ressure P for an ideal gas
RT P
gives dG = dP , so that G G RT l
P
t
P
1a m
n µ µµ µ = = + = = + = = + = = +
= == =
∫ ∫ ∫ ∫ ∫ ∫ ∫ ∫
39
Chemical Potential of Pure Ideal Gas
at pressure P
0
P
0
0
i i
i
i
P
0
i
For Pure Standard State
Partial Molar Gibbs free energy
Standard partial Gibbs free energy
(P =1atm) dG RT ln P
( P in atm
(chemical potential) G G RT ln P
)
G
µ µµ µ
= → = → = → = →
= + → = + → = + → = + →
→ →→ →
= == =
∫ ∫∫ ∫
Partial Molar Gibbs Free Energy (Chemical Potential) of ideal gas
at pressure P equal to (Value at Standard State) + (Difference) :
40
Chemical Potential of Real Gas and fugacity
i
0 i i
i i i
0
P 0
i i
0
i
Fugacity f (T, P, x') is introduced to retain simplicity of expressions
f ( T, P, x') f
(T,P,x')= G ( T, P, x') G RT ln with lim 1
P f
f is the value of fugacity of gas in The Standard State
is
µ µµ µ
→ →→ →
= + = = + = = + = = + =
( (( ( ) )) )
0
i
0
i i i i i
commonly selected to be pure ideal gas at 1 atm and f 1
then (T,P)= G ( T, P ) G RT ln f for f in atm
is a measure of a chemical potential
in the form of ' adjusted
F
pressure
ugacity
.'
µ µµ µ
= == =
= + = + = + = +
41
Chemical Potential of Real Gas and fugacity
( (( ( ) )) )
0
i i i i
For moderate pressures f/P 1 ,
and (T,P)= G ( T, P ) G RT ln P µ µµ µ
≈ ≈≈ ≈
= + = + = + = +
42
Total pressure and partial pressures P
i
of
Several Gases in Solution behaving ideally
 Dalton’s law
N
A
mols of ideal gas A  in a container with volume V
will produce pressure P
A
=N
A
RT/V
If we add N
B
mols of ideal gas B into the same container with
volume V – it will produce additional pressure P
B
=N
B
RT/V
What is the total pressure?
Dalton’s Law: The total pressure exerted by a solution of
gases behaving ideally is the sum of the pressures exerted by
the individual gases occupying the same volume
P
total
=P
A
+P
B
=(N
A
+N
B
)RT/V ; P
A
=x
A
P
total
and P
B
=x
B
P
total
43
Total pressure and partial pressures P
i
of
Several Gases in Solution behaving ideally
P
total
0
P
A
=
xA
*
P
t
o
t
a
l
1.0
Mol Fraction, x
A
P
r
e
s
s
u
r
e
P
B =
x
B *
P
t
o
t
a
l
Dalton’s Law: P
total
= P
A
+P
B
= (N
A
+N
B
)RT/V
44
Chemical Potential of Ideal Gas
with partial pressure P
i
in solution
For the Pure Standard State:
Partial Molar Gibbs Free Energy (Chemical Potential) of ideal gas
at partial pressure P
i
in solution equals to
(Molar Gibbs free energy in Standard State – pure gas at 1 atm)
+ (Difference between pure gas at 1 atmand at partial pressure P
i
) :
0
P
0
0
i i
i
i
P
0
i i
i
For Pure Standard State (
Partial Molar Gibbs free energy
P =1atm) dG RT ln P
(
(chemical poten
Standard
tial) G G R
partial
P in
Gibbs
T ln
fr
P
ee energy G
atm)
µ µµ µ
= → = → = → = →
= = → = = → = = → = = →
→ →→ →
+ ++ +
∫ ∫∫ ∫
45
Pure gas i
at 1 atm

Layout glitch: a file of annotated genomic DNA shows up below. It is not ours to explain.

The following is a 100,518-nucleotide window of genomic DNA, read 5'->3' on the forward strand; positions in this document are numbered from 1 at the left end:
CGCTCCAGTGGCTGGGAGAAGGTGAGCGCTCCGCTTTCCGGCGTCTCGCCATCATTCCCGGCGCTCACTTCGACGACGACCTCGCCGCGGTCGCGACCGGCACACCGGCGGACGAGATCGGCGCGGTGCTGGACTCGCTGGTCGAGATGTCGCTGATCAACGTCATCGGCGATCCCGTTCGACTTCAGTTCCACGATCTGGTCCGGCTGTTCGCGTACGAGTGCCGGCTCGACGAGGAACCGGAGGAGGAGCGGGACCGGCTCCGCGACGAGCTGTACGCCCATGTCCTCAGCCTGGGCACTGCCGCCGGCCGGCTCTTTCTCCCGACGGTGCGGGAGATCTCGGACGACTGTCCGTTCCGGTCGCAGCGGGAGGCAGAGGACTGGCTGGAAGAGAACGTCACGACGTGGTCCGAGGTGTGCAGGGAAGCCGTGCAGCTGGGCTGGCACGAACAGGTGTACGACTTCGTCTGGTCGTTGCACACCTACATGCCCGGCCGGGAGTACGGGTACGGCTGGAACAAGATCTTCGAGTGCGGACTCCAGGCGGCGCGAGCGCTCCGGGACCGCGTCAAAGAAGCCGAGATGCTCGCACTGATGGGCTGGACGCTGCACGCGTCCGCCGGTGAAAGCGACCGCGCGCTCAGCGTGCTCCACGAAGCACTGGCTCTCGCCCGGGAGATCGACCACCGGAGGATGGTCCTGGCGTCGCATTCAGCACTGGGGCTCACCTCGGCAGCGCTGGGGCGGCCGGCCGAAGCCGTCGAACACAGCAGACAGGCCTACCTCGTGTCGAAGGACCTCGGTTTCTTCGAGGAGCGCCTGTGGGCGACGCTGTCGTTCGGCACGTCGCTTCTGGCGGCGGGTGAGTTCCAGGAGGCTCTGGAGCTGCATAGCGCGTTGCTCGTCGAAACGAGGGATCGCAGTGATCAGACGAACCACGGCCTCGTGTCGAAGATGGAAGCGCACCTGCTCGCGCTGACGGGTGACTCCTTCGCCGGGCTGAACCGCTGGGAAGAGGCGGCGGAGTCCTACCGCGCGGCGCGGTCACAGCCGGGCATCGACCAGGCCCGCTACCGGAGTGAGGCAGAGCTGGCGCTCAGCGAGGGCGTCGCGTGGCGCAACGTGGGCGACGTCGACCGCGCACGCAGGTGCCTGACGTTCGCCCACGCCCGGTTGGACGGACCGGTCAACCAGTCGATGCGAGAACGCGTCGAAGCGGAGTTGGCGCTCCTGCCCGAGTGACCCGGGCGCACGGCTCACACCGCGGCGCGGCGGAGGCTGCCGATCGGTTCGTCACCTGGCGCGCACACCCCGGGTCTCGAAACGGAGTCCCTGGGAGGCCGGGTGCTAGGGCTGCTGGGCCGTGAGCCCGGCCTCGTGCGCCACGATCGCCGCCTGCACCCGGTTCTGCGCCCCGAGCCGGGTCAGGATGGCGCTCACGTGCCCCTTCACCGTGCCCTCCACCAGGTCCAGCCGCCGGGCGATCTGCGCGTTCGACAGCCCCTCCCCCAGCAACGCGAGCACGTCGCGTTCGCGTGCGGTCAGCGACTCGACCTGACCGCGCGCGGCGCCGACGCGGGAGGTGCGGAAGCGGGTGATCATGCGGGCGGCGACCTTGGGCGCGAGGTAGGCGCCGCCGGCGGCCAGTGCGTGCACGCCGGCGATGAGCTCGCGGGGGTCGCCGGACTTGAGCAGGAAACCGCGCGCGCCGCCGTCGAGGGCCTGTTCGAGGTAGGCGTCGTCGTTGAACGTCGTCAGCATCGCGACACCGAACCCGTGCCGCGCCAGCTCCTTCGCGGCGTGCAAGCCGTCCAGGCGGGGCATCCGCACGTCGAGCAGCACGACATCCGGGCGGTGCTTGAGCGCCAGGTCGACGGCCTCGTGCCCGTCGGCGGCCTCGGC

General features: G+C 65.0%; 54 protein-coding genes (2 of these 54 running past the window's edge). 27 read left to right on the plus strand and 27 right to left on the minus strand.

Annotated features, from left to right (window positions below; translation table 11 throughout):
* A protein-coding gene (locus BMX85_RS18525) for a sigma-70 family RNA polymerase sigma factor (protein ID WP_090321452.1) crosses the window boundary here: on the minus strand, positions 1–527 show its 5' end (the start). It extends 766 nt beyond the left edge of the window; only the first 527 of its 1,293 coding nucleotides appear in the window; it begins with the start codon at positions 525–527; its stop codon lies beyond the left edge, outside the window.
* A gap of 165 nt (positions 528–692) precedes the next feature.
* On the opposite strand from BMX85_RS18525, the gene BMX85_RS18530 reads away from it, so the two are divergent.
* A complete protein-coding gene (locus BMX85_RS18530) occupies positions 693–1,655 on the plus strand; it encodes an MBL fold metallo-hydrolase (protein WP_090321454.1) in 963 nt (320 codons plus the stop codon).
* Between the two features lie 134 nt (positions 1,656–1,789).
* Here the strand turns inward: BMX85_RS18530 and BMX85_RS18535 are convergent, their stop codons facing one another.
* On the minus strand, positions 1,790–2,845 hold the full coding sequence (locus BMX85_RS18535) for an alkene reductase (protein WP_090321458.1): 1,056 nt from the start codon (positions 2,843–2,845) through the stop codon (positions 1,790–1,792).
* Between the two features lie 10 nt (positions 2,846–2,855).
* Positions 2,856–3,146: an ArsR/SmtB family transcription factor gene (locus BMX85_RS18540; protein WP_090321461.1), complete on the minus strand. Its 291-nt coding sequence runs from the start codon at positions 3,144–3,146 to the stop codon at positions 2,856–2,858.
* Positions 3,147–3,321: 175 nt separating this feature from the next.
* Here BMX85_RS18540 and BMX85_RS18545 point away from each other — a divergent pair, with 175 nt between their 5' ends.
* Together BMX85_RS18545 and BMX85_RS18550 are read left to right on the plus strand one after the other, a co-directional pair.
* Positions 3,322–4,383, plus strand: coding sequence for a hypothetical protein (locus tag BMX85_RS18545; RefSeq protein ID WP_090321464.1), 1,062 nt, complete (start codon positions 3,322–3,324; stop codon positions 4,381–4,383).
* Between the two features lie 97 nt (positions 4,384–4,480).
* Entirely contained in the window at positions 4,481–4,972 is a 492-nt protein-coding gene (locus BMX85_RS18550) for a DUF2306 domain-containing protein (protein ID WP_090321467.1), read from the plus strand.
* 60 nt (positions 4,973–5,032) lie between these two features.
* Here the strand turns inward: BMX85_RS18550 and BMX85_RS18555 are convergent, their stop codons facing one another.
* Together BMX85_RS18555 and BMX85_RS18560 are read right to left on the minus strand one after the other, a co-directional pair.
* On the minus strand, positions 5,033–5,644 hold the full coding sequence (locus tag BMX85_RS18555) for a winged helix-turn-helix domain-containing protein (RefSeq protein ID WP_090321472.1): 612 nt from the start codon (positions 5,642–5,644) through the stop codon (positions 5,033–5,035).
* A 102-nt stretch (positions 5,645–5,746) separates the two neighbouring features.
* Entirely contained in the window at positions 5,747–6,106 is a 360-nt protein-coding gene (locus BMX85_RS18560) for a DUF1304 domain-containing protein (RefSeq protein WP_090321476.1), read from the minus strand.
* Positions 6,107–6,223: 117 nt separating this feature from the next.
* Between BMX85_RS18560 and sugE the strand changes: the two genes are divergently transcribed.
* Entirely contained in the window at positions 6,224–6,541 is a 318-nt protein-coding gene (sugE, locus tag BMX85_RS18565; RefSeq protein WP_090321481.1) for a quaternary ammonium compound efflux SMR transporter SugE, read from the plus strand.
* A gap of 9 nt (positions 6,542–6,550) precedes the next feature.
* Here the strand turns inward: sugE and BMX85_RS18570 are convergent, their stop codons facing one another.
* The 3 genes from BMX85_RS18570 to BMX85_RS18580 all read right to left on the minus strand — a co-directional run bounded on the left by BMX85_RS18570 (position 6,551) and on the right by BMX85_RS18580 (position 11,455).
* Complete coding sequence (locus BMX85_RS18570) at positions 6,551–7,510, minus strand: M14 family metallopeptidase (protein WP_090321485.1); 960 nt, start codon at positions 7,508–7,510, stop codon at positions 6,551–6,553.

Chemical Potential of Ideal Gas
with partial pressure P
i
in solution
0
i
G
For the Pure Standard State:
Partial Molar Gibbs Free Energy (Chemical Potential) of ideal gas
at partial pressure P
i
in solution equals to
(Molar Gibbs free energy in Standard State – pure gas at 1 atm)
+ (Difference between pure gas at 1 atmand at partial pressure P
i
) :
Gas i in the solution
0
P
i i
P
dG RT ln P = == =
∫ ∫∫ ∫
0
i i
i
G G RT ln P = + = + = + = +
46
Solution made of N
A
mols of A and N
B
mols of B
with total pressure P = P
A
+P
B
Calculating Integral Molar
Gibbs Free Energy of Ideal Gas Solution
A
B
Let's calculate the change of Gibbs Free Energy of the system
due to the formation of an ideal gas solution
from N mols of pure A at pressure P and
N mols of pure B at pressure P
(initially not in solution) at a given T
N
A
mols of pure A at P
where P
i
=x
i
*P
total
is Partial Pressure of component “i”
x
i
– mol fraction of component “i”
x
i
= N
i
/ N
total
= N
i
/ (N
A
+N
B
)
P
i
= x
i
*P
total
, i=A or B
N
B
mols of pure B at P
INSERT INSERT
for additional study
47
0
i i
0 0
A B A B
Total A B A B
0
A
Total to
A
tal A B
B
1) Initial State: N mols of pure A at P and N mols of pure B at P
(not in solution) at a given T G G RT ln P
G N * G + N * G N ( G RT ln P ) +N ( G RT ln P )
G G / N x ( G
RT ln P )
x
= + = + = + = +
= = + + = = + + = = + + = = + +
= = + + = = + + = = + + = = + +
0
B
0 0 0 0
A B A B
A B A B A B
A B
( G RT ln P )
x G x G ( x x )RT ln P x G x G RT ln P
(note x x 1)
+ = + = + = + =
= + + + = + + = + + + = + + = + + + = + + = + + + = + +
+ = + = + = + =
N
A
mols of pure A at P N
B
mols of pure B at P
Calculating Integral Molar
Gibbs Free Energy of Ideal Gas Solution
INSERT INSERT
for additional study
48
( (( ( ) )) ) ( (( ( ) )) )
0 0
A B A B
A B A A B B
0 0
A B
total A A B B Total
0 0
A B
A A B B
A B